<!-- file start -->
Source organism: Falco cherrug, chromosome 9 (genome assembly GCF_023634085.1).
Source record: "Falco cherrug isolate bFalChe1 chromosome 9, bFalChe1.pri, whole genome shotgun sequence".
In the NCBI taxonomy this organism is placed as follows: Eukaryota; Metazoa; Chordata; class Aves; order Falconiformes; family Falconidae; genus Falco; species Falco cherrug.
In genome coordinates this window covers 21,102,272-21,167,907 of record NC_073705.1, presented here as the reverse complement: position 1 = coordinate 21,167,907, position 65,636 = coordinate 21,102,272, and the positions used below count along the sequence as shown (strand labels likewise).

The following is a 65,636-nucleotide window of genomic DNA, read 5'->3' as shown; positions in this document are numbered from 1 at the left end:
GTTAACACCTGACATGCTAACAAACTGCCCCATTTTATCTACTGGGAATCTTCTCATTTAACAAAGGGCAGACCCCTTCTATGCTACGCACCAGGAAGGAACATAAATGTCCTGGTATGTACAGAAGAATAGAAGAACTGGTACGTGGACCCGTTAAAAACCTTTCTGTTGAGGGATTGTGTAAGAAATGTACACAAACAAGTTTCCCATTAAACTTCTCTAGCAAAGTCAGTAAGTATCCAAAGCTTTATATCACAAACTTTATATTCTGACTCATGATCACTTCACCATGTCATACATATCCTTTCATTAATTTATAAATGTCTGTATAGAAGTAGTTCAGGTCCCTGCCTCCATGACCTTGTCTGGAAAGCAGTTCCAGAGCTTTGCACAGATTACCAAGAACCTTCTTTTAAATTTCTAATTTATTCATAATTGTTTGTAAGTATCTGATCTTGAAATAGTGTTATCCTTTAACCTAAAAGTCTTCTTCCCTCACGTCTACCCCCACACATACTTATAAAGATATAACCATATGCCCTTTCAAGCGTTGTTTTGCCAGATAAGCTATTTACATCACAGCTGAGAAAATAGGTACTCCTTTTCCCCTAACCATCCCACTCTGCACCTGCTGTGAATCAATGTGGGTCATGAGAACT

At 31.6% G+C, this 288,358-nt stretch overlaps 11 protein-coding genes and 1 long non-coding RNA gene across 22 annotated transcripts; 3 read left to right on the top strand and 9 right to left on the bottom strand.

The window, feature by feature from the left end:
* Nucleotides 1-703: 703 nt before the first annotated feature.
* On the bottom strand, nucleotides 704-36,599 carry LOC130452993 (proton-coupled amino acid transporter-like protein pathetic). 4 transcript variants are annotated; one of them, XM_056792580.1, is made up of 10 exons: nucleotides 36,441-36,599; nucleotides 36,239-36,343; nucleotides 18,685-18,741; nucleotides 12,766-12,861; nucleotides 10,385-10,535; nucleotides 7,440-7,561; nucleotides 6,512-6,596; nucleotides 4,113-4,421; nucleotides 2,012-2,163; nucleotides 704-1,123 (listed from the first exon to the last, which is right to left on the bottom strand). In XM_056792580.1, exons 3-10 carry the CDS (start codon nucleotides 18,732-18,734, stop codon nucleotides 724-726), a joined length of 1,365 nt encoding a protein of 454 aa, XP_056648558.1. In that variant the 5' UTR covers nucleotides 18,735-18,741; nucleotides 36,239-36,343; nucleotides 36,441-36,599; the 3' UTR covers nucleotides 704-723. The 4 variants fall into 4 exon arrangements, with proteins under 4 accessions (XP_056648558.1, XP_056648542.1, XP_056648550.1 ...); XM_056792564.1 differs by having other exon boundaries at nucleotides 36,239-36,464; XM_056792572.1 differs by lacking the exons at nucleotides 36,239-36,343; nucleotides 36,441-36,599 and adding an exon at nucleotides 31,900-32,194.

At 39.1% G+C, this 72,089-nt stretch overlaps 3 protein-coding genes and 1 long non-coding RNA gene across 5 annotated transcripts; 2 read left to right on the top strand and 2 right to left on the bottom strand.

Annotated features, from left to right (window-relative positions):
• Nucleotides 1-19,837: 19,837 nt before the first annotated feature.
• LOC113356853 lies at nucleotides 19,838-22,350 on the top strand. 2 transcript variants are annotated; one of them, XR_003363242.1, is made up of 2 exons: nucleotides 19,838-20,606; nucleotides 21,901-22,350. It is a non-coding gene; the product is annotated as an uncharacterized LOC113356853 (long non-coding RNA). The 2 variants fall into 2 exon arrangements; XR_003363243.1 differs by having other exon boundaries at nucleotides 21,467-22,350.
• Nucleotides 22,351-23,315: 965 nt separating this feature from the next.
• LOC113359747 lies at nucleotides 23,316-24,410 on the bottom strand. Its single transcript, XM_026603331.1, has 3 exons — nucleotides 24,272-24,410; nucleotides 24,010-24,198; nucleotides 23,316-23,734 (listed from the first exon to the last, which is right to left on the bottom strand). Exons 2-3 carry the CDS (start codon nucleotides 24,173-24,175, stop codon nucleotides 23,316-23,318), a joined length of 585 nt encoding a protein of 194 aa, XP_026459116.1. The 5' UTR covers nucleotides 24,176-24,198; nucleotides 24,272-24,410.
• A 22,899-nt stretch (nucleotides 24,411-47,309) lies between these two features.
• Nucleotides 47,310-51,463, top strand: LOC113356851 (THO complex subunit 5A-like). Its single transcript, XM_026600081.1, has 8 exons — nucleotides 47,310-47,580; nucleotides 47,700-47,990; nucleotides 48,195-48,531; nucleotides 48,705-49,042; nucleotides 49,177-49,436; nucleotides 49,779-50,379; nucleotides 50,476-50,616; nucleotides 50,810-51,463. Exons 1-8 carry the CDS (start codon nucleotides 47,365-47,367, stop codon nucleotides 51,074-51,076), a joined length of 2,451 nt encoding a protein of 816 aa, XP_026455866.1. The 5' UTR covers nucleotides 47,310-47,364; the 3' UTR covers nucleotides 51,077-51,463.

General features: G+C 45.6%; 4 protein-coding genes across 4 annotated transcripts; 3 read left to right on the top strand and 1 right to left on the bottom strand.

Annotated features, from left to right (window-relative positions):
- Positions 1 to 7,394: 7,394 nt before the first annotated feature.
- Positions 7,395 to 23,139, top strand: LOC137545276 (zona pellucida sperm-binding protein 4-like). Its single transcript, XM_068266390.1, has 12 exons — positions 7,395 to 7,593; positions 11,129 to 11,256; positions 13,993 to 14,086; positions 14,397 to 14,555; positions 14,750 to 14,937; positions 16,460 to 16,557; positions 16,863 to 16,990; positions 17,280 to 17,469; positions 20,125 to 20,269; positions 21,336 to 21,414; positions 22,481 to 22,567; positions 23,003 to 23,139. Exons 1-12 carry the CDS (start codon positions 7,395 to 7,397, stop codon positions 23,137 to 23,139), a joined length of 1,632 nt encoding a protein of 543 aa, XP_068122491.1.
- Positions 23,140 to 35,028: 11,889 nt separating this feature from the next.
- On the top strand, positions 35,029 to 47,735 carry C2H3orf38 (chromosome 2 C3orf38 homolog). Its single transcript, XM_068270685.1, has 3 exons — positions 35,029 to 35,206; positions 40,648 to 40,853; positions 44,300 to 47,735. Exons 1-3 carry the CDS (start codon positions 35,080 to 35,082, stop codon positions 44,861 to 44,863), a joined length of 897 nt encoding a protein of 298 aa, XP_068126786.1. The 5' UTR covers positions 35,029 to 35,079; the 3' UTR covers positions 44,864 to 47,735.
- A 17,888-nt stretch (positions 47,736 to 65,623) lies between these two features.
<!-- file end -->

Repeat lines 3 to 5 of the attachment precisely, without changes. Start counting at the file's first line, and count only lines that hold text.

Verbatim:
In the NCBI taxonomy this organism is placed as follows: Eukaryota; Metazoa; Chordata; class Aves; order Falconiformes; family Falconidae; genus Falco; species Falco cherrug.
In genome coordinates this window covers 21,102,272-21,167,907 of record NC_073705.1, presented here as the reverse complement: position 1 = coordinate 21,167,907, position 65,636 = coordinate 21,102,272, and the positions used below count along the sequence as shown (strand labels likewise).

The following is a 65,636-nucleotide window of genomic DNA, read 5'->3' as shown; positions in this document are numbered from 1 at the left end: